Earlier this year, public television employees who were not authorized to speak publicly told The New York Times that the production company was facing a shortfall of up to $7 million, a quarter of its $28 million overall budget, in the fiscal year that ends this month. The company’s budget outlook for the next fiscal year is unknown.  But a spokeswoman for the “NewsHour” acknowledged that the reorganization, which will take place over several months starting in July, would help balance the budget.

The spokeswoman said that about 10 employees, of 100 in all, would be affected.

Ms. Winslow and Mr. Jones said in their memo that the cuts were a result of, among other things, “a steady drop in corporate revenue.”

Read the rest.

Downsized newsrooms lead to big bonuses

Business as usual continues in the Brave New Newsroom, as reported by journalism blogger Jim Romenesko:

Less than a month after closing two of its Suburban Journals in St. Louis and putting 20 people out of work, Lee Enterprises handed out stock bonuses to eight of its directors.lee According to SEC filings, the Continue reading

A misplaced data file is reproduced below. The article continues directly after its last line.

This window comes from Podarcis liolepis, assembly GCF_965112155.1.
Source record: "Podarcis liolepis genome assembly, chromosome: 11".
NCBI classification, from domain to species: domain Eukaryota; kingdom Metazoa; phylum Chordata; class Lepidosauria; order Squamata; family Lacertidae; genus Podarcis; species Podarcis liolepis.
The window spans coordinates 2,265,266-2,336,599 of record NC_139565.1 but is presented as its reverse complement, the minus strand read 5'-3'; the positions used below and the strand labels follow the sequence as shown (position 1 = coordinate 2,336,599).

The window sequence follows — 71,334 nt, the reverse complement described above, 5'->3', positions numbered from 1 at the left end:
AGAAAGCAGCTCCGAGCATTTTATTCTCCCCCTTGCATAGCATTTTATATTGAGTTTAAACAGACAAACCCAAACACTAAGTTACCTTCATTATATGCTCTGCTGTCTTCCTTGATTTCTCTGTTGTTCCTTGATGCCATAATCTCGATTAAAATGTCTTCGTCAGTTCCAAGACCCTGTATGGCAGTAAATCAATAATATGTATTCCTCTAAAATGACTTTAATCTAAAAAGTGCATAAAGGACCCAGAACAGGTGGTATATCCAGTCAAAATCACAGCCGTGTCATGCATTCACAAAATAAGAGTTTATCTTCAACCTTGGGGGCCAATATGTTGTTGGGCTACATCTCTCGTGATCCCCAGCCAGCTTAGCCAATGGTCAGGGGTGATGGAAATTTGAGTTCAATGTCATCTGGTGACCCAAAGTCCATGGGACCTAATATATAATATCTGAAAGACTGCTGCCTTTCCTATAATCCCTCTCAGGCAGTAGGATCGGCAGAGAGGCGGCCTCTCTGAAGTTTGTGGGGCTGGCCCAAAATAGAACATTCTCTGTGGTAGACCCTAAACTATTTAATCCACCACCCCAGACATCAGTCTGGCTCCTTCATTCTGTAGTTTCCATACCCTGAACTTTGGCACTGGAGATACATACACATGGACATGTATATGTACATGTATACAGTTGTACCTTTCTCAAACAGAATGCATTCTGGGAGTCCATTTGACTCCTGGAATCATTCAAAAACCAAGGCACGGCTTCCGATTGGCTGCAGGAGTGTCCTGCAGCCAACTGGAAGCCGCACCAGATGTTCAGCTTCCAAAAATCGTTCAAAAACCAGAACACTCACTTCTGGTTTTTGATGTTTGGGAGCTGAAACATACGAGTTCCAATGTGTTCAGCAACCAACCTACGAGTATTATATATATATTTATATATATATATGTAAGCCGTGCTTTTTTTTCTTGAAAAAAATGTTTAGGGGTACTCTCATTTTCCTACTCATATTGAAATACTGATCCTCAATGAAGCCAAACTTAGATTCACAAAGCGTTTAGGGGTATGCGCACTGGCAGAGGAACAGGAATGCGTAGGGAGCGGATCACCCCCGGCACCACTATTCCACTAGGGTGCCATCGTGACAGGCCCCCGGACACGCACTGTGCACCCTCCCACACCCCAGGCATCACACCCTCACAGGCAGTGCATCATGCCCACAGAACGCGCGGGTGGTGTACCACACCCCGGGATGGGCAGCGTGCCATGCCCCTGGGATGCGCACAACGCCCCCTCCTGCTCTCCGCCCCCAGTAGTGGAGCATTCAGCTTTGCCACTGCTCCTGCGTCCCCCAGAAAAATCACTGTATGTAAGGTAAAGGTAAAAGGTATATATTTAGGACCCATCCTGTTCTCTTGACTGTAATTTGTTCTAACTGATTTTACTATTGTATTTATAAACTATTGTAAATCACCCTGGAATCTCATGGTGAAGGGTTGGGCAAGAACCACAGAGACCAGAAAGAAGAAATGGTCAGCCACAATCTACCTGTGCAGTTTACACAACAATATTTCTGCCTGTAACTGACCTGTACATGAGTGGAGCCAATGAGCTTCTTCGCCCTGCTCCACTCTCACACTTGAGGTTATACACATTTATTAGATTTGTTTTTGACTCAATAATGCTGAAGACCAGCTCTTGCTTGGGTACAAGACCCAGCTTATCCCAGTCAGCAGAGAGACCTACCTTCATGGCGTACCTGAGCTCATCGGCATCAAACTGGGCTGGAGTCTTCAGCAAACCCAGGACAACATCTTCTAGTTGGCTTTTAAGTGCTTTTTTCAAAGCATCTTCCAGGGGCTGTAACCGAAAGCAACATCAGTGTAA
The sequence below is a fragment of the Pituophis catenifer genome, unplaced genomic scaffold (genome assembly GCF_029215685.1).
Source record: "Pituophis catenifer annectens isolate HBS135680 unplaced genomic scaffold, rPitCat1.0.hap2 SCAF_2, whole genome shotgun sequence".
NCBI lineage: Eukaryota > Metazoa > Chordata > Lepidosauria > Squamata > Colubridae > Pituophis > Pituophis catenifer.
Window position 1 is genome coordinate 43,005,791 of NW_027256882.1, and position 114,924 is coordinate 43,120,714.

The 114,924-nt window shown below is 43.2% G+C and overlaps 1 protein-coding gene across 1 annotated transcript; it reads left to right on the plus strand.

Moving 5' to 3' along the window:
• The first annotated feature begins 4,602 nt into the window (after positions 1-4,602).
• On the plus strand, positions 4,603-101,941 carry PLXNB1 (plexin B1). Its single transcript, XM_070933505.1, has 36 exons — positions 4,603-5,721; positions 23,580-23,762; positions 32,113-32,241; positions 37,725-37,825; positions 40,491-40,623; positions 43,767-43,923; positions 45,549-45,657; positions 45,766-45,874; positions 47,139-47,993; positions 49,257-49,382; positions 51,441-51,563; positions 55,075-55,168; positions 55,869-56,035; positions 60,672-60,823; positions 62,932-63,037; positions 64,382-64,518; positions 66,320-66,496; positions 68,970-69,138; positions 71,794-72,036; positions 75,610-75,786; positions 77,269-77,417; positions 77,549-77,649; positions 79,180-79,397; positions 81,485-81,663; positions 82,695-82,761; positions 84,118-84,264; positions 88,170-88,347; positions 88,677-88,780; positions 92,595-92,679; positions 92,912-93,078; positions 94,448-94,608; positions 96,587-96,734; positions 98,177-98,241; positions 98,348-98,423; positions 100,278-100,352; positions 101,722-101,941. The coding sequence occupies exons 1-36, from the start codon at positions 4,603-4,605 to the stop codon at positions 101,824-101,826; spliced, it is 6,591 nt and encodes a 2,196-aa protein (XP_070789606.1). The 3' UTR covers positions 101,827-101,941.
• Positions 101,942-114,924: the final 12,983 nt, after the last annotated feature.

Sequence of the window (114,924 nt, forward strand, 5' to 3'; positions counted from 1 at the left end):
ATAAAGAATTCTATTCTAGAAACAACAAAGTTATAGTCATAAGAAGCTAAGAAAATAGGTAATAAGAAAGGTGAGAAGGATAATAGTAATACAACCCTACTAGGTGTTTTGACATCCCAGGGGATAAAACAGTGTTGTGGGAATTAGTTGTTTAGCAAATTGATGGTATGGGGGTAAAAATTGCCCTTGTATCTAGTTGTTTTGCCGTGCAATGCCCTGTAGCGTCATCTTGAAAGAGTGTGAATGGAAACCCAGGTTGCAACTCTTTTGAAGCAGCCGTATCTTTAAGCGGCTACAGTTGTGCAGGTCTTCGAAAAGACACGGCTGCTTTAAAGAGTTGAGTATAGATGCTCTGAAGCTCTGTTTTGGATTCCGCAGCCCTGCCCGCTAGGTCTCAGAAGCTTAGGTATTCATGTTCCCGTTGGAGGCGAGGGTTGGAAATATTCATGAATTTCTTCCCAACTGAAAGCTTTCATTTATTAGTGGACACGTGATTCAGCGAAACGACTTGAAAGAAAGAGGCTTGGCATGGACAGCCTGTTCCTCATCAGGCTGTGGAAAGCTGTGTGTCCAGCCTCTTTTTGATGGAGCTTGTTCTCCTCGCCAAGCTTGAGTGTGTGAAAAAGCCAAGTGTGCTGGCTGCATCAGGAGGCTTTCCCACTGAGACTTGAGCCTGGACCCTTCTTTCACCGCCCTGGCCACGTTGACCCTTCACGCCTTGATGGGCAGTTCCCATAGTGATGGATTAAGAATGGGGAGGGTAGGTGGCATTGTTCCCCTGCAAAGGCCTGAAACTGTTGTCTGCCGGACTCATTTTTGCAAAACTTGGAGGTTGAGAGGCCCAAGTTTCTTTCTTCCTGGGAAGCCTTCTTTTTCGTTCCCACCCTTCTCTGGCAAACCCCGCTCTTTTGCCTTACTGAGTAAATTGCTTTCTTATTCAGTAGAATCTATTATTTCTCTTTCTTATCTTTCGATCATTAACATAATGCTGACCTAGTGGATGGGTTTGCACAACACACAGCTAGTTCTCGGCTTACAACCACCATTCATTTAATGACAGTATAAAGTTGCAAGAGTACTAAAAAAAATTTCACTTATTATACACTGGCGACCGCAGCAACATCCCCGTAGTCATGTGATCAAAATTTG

Headline and Quote of the day II: Another draft?

From the Hartford [Connecticut] Advocate:

Former Hartford Advocate Writer Brews Unemployed Reporter Porter

From the accompanying story by still-employed Advocate reporter Michael Hamad about the post-newsroom career of Jon Campbell:

“Porter style beers were first popularized in the nineteenth century by merchant sailors and manual dock laborers,” the label reads. “Unemployed Reporter is crafted in the same tradition, honoring a profession likewise doomed to decline and irrelevance.”

For this new class of “expendables,” the label goes on, “we’ve included chocolate and roasted barley malts that are as dark and bitter as the future of American journalism, and a high alcohol content designed to numb the pain of a slow, inexorable march toward obsolescence. While Unemployed Reporter is especially delicious as a breakfast beer, it’s still smooth enough to be enjoyed all day, every day. And let’s be honest: what else do you have going on?”

Chart of the day: Blood on the newsroom floor

From the Bureau of Labor Statistics, graphic proof of the sad state of the community newspaper.

In the ten years between 2001 and 2011, newspaper employment dropped from 404,072 to 239,375, while the number of papers dropped from 9,300 to 8,280 and the average number of employees per paper dropped from 43.4 to 29.9.